Coming out isn’t always easy, but being on the outside of the closet brings normality and light into the lives of those who were so used to the dark.
For some, coming out to friends and family can be terrifying and often the worst moment in someone’s life. There is doubt that people, even loved ones, will be accepting and welcoming. There are stories where people have been kicked out of their homes, out of their church, fired from their jobs and shamed by their school or classmates.
As difficult as it has been for those in the queer community to love openly and authentically, a new wave of confidence has been breaking through. Advocates in the celebrity community such as Ellen DeGeneres, Laverne Cox, Lil Nas X, Sam Smith, Ryan Russel, Caitlyn Jenner and Frank Ocean are helping pave the way for queer people to come out without shame.
This is the first of a series featuring Mt. SAC students faculty and staff who have bravely decided to share their coming out stories.
Patricia Bojorges, a 26 year-old veterinary technician major, was only 15 when she first came out to her mom, although she had a girlfriend at 12. Bojorges recalled what she said to her mom that day.
“I think I like girls.”
Bojorges spoke of her experience with ease. There was no hesitation or trouble reminiscing on her experience, just an easy conversation about a point in her life where she brought light to her true identity.
She said her family teased her at first, telling her it was just a phase. Still, she said her family was supportive.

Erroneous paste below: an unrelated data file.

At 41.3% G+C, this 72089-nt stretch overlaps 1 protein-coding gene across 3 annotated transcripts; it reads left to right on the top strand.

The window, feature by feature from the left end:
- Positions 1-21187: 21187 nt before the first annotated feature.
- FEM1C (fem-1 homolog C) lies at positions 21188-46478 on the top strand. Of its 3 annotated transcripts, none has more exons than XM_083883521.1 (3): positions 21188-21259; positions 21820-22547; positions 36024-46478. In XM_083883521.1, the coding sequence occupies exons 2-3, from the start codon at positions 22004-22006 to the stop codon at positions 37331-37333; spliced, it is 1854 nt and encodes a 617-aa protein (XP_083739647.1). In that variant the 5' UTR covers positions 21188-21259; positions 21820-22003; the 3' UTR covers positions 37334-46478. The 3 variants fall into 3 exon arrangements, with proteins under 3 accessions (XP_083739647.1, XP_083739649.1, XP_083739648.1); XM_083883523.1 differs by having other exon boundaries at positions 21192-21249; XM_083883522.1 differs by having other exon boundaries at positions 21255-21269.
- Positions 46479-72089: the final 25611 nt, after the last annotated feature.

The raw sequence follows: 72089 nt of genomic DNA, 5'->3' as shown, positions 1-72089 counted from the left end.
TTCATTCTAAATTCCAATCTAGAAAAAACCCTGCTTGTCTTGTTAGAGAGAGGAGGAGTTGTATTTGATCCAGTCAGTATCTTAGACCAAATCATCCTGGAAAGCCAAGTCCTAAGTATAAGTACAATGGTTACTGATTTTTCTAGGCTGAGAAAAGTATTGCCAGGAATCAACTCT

“My mom had gay friends,” Bojorges said. “I didn’t think it was something I had to hide.” Bojorges also had some reassurance from a previous conversation she overheard between her mom and a friend. Her friend asked Bojorges’ mom what she would do if her daughter came out as gay.
Her response was, “I’d love her no matter what.”
Although her family was accepting, she worried about having to face her high school classmates.
“When I was first out, I feel like it wasn’t so common so I felt like I’d get bullied,” Bojorges said. “I think it’s changed, but there’s still people who are going to be rude.”
Bojorges is aware that her experience is different from others who may have experienced consequences from coming out.
“I feel like a lot of people did not have the same experience, and they had to hide it and their family wouldn’t accept them,” Bojorges said. “They wish they had what I had where I didn’t have to hide anything and that it happened naturally.”
Bojorges said that she isn’t a highly active member of the queer community but she lives peacefully in her identity.
“I’m just a girl who likes other girls,” she said. “It’s simple.”